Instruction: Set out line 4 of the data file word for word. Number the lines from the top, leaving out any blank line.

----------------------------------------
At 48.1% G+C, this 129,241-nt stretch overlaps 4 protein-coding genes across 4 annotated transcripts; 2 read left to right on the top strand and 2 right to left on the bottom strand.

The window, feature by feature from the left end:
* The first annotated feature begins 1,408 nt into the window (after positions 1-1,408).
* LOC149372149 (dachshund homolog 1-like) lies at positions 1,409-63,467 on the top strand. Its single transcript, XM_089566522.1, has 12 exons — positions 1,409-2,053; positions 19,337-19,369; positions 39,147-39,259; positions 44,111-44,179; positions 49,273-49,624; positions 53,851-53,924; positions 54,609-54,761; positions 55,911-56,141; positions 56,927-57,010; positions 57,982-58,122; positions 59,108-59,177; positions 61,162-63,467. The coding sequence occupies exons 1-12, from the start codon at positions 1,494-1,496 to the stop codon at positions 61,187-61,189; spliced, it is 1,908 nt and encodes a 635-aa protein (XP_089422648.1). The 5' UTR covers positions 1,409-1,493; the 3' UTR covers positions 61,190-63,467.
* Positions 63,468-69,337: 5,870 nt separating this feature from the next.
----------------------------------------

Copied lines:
* LOC149372149 (dachshund homolog 1-like) lies at positions 1,409-63,467 on the top strand. Its single transcript, XM_089566522.1, has 12 exons — positions 1,409-2,053; positions 19,337-19,369; positions 39,147-39,259; positions 44,111-44,179; positions 49,273-49,624; positions 53,851-53,924; positions 54,609-54,761; positions 55,911-56,141; positions 56,927-57,010; positions 57,982-58,122; positions 59,108-59,177; positions 61,162-63,467. The coding sequence occupies exons 1-12, from the start codon at positions 1,494-1,496 to the stop codon at positions 61,187-61,189; spliced, it is 1,908 nt and encodes a 635-aa protein (XP_089422648.1). The 5' UTR covers positions 1,409-1,493; the 3' UTR covers positions 61,190-63,467.